College graduates steeped in debt have an unexpected ally to combat their student loans: local governments.
But there's a hitch – they'll have to live in towns that might not boast the vitality and jobs of urban centers like Chicago and New York City.
In coming months, Niagara Falls, N.Y., will strive to lure young professionals to its languishing downtown by offering to help pay their student loans. In rural Kansas, income tax waivers and student loan repayments are being marketed to entice college graduates. And Nebraska, heeding Kansas's blueprint, may consider a similar relocation proposal in its 2012 legislative session.
The efforts are part of a small but growing trend among rural and Rust Belt cities to try to attract educated young people – a reflection of research that indicates they are often the best way to revitalize a depressed area. Since the last third to half of the 20th century, population growth in rural places has been eclipsed by urban centers, says Brett Theodos, a research associate at The Urban Institute, a nonpartisan think tank based in Washington.
"These communities are eager and desperate to attract and retain people," Mr. Theodos says. "They also don't have a lot of resources to throw at the problem, so they need to shepherd their investments wisely."
In Niagara Falls, city officials marshaled $200,000 to fund the new student loan incentive. Community development director Seth Piccirillo says the idea was born out of the realization that many college graduates nationwide are bogged down by debt – and are needed to give the town an economic make-over.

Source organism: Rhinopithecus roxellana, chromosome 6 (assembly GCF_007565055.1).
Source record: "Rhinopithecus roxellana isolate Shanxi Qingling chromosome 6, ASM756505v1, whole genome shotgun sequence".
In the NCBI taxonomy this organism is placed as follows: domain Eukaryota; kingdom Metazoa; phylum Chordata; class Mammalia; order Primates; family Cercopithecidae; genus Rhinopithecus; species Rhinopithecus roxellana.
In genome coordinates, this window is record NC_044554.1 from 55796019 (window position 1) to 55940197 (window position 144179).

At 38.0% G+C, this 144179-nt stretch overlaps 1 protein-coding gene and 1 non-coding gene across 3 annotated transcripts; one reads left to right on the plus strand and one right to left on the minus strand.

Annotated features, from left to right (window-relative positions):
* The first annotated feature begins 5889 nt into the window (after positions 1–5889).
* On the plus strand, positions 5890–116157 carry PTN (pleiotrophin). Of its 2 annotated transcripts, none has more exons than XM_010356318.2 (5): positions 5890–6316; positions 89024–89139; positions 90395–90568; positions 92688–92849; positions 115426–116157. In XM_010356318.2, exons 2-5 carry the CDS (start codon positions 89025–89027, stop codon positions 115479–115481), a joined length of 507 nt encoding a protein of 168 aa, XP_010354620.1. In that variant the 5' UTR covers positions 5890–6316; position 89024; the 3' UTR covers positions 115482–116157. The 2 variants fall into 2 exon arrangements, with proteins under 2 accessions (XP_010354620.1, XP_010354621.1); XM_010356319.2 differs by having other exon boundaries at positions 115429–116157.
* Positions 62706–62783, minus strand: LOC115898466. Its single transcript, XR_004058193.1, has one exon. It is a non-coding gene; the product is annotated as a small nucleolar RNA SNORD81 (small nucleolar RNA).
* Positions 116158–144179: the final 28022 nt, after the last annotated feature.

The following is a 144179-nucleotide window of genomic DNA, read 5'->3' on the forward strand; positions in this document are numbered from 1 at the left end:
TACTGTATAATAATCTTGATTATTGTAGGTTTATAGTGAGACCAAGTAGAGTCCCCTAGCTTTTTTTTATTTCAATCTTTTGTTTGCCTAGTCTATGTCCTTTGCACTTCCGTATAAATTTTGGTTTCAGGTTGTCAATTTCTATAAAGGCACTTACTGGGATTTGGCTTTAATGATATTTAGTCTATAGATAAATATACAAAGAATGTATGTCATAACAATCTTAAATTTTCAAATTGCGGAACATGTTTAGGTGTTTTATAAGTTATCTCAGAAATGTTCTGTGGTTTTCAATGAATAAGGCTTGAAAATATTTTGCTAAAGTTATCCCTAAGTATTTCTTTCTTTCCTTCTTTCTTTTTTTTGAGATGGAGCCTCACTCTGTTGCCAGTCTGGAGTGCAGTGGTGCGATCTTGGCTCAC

The city's once industrial-centered economy is now a shadow of its former self and its population has plummeted from 100,000 to 50,000 over 50 years. If the next census reveals any fewer residents, city leaders worry that they may lose some forms of federal assistance.
"We know that we need these young professionals in Niagara Falls to compete in the future," Mr. Piccirillo says. "At the same time, we know that these college graduates are starting off with this debt in a difficult economy. We wanted to figure out a program that would benefit both."
The result is an initiative that will guarantee $7,000 over two years to 20 graduates of any higher-education institute. Though the first batch of applications won't be released for a couple of months, Piccirillo says he's already seen interest judging from the 200-plus e-mails and phone inquiries he's received – many from Western and Southern states.
If approved for the program, applicants are required to rent an apartment or buy a home within a specific downtown area. The ultimate goal, Piccirillo says, is homeownership at the end of two years – even if for just six or seven of the newcomers.
"We're not trying to do something citywide," Piccirillo says. "We realize that resources are limited, so if you really try to do stabilization neighborhood by neighborhood, that's the wisest way in today's economy."